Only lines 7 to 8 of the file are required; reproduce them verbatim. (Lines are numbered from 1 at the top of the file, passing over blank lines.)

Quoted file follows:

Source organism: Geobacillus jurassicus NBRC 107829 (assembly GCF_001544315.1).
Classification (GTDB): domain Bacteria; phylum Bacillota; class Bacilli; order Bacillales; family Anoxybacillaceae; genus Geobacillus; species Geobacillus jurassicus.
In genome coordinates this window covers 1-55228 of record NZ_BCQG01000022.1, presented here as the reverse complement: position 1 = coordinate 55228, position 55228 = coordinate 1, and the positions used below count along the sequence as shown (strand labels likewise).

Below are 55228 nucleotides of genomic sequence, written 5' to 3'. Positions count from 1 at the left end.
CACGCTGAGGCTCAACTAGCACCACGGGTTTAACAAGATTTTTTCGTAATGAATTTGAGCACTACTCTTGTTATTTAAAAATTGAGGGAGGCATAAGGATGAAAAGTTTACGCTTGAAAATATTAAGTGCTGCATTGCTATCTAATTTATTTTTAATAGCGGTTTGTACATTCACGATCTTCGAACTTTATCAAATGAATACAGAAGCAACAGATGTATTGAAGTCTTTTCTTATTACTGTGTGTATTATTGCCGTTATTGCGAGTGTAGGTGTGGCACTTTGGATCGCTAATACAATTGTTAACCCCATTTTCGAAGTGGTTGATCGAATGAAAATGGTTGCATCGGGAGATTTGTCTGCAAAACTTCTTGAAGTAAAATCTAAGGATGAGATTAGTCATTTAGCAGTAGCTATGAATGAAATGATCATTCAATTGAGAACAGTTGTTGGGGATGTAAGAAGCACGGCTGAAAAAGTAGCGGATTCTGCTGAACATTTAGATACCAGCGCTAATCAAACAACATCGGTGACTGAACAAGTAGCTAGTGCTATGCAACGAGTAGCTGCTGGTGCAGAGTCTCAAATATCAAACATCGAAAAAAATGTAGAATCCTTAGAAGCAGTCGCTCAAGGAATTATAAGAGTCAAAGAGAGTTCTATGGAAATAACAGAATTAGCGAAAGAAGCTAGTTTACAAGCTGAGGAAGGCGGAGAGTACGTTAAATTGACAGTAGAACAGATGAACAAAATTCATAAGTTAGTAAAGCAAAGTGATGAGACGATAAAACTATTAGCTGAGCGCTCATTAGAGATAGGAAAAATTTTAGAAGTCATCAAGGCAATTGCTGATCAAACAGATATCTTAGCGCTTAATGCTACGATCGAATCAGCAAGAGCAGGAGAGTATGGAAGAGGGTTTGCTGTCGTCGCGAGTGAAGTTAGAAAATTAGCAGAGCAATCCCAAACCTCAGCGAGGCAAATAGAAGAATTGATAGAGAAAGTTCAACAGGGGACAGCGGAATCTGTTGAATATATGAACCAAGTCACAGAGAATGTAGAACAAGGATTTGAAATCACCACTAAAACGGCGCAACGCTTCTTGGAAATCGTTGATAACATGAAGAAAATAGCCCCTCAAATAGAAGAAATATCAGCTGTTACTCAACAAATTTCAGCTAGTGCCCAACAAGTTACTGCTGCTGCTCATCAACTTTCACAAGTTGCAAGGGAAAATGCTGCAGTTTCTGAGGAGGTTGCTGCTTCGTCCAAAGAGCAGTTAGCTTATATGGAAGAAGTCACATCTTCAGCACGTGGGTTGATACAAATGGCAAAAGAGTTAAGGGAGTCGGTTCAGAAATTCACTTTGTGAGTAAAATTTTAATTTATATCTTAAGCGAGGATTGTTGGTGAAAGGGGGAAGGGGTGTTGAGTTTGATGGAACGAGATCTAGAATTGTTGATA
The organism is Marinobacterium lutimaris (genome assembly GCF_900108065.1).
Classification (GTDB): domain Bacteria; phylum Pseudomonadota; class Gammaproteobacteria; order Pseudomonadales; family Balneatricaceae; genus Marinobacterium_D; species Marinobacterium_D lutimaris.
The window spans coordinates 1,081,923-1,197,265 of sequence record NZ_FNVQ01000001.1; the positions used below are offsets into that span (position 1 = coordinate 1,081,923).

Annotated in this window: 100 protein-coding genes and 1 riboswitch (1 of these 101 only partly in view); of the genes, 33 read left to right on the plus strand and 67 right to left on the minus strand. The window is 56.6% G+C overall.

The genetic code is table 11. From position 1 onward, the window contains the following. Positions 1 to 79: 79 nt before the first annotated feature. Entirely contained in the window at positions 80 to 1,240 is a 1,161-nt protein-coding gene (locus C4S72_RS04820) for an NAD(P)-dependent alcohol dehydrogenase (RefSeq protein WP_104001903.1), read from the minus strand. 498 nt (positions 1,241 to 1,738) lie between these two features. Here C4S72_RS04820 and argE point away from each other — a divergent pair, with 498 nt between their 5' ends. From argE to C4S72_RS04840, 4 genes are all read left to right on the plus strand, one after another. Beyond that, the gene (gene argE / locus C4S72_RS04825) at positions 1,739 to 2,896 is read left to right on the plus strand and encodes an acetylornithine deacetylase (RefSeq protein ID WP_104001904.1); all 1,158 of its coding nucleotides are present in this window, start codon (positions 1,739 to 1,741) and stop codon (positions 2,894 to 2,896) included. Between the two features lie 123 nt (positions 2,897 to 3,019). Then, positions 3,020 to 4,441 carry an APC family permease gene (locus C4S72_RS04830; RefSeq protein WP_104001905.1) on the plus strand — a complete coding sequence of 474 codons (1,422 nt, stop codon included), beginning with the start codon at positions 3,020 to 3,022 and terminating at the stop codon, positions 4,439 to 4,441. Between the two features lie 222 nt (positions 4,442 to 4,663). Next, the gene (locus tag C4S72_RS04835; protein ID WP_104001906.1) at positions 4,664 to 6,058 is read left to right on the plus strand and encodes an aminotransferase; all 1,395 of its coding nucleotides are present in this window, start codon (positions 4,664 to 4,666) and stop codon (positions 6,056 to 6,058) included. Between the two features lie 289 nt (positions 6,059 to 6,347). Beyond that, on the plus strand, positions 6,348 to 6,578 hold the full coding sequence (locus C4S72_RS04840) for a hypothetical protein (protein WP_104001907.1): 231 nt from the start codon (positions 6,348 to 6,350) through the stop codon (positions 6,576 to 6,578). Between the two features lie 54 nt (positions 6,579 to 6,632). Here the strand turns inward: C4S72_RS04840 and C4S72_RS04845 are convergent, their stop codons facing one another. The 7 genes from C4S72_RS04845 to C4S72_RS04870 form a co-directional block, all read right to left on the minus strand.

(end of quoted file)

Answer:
Classification (GTDB): domain Bacteria; phylum Pseudomonadota; class Gammaproteobacteria; order Pseudomonadales; family Balneatricaceae; genus Marinobacterium_D; species Marinobacterium_D lutimaris.
The window spans coordinates 1,081,923-1,197,265 of sequence record NZ_FNVQ01000001.1; the positions used below are offsets into that span (position 1 = coordinate 1,081,923).